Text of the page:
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Pattern-fluid interpretation of chemical turbulence

Scholz, C., Schröder-Turk, G.E. and Mecke, K. (2015) Pattern-fluid interpretation of chemical turbulence. Physical Review E, 91 (4). Article 042907.

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The spontaneous formation of heterogeneous patterns is a hallmark of many nonlinear systems, from biological tissue to evolutionary population dynamics. The standard model for pattern formation in general, and for Turing patterns in chemical reaction-diffusion systems in particular, are deterministic nonlinear partial differential equations where an unstable homogeneous solution gives way to a stable heterogeneous pattern. However, these models fail to fully explain the experimental observation of turbulent patterns with spatio-temporal disorder in chemical systems. Here we introduce a pattern-fluid model as a general concept where turbulence is interpreted as a weakly interacting ensemble obtained by random superposition of stationary solutions to the underlying reaction-diffusion system. The transition from turbulent to stationary patterns is then interpreted as a condensation phenomenon, where the nonlinearity forces one single mode to dominate the ensemble. This model leads to better reproduction of the experimental concentration profiles for the "stationary phases" and reproduces the turbulent chemical patterns observed by Q. Ouyang and H. L. Swinney [Chaos 1, 411 (1991)].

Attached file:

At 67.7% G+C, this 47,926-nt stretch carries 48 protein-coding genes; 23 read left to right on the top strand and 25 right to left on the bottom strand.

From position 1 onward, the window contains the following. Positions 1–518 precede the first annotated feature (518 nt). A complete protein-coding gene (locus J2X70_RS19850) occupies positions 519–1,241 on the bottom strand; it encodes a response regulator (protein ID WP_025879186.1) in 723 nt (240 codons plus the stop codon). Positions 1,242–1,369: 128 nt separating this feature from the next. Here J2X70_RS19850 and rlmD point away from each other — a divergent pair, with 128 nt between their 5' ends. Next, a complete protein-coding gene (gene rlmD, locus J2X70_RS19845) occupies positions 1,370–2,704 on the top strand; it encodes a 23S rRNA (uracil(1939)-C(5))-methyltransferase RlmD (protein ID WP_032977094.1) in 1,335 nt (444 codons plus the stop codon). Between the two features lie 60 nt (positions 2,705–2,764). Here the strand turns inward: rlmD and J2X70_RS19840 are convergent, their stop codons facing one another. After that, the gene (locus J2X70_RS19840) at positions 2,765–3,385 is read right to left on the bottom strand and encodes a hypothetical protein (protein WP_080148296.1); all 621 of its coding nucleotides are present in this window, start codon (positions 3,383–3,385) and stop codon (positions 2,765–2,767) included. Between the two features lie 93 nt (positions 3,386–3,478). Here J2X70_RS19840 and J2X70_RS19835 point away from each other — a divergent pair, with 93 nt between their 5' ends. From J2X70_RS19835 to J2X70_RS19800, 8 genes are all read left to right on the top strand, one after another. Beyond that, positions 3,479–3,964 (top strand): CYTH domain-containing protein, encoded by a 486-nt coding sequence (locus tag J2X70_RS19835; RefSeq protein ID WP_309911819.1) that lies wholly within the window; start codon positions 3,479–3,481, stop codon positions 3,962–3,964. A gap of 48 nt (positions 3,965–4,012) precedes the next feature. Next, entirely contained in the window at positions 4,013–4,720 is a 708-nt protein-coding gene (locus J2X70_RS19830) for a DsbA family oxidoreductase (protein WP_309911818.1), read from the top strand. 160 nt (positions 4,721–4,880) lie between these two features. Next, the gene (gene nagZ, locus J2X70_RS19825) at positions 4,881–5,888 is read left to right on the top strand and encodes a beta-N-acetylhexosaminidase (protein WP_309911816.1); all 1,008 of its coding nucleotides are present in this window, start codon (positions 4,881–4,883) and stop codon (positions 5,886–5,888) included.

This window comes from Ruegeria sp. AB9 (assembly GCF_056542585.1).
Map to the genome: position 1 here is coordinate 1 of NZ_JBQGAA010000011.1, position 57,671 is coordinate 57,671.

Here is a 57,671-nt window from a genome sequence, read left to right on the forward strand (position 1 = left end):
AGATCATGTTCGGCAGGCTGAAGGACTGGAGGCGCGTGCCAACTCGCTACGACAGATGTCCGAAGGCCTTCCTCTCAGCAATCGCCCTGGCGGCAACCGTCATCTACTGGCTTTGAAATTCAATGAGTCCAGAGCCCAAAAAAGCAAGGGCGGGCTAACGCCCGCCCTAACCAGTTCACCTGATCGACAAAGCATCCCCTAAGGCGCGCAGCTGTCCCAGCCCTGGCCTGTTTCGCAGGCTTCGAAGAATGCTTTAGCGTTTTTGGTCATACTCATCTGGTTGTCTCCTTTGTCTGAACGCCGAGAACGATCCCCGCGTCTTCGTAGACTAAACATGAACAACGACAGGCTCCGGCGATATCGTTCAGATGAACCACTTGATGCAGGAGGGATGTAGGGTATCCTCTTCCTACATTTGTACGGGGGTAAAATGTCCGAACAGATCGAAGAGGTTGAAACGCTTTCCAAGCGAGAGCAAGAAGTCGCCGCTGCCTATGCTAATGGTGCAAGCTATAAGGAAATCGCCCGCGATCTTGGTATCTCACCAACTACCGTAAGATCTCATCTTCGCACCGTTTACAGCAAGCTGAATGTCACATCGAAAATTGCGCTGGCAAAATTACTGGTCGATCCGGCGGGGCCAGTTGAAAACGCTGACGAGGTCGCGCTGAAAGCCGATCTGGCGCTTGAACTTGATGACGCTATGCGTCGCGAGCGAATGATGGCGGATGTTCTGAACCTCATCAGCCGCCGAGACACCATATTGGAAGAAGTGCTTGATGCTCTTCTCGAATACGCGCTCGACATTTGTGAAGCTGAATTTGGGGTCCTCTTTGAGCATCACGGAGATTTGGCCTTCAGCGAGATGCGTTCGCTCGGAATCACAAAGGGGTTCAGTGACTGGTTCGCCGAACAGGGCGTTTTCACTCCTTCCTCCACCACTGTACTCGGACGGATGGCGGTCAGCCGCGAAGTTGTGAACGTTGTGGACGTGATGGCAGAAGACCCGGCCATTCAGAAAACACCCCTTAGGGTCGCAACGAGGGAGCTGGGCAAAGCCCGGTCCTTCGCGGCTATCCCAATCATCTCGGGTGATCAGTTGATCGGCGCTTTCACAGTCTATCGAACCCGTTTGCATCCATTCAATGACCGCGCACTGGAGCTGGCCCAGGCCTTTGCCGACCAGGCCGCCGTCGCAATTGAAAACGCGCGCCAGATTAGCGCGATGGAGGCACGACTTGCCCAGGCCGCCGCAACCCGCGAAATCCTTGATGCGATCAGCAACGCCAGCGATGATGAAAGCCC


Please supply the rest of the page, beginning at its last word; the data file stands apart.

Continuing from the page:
Item Type: Journal Article
Murdoch Affiliation: School of Engineering and Information Technology
Copyright: © 2015 American Physical Society
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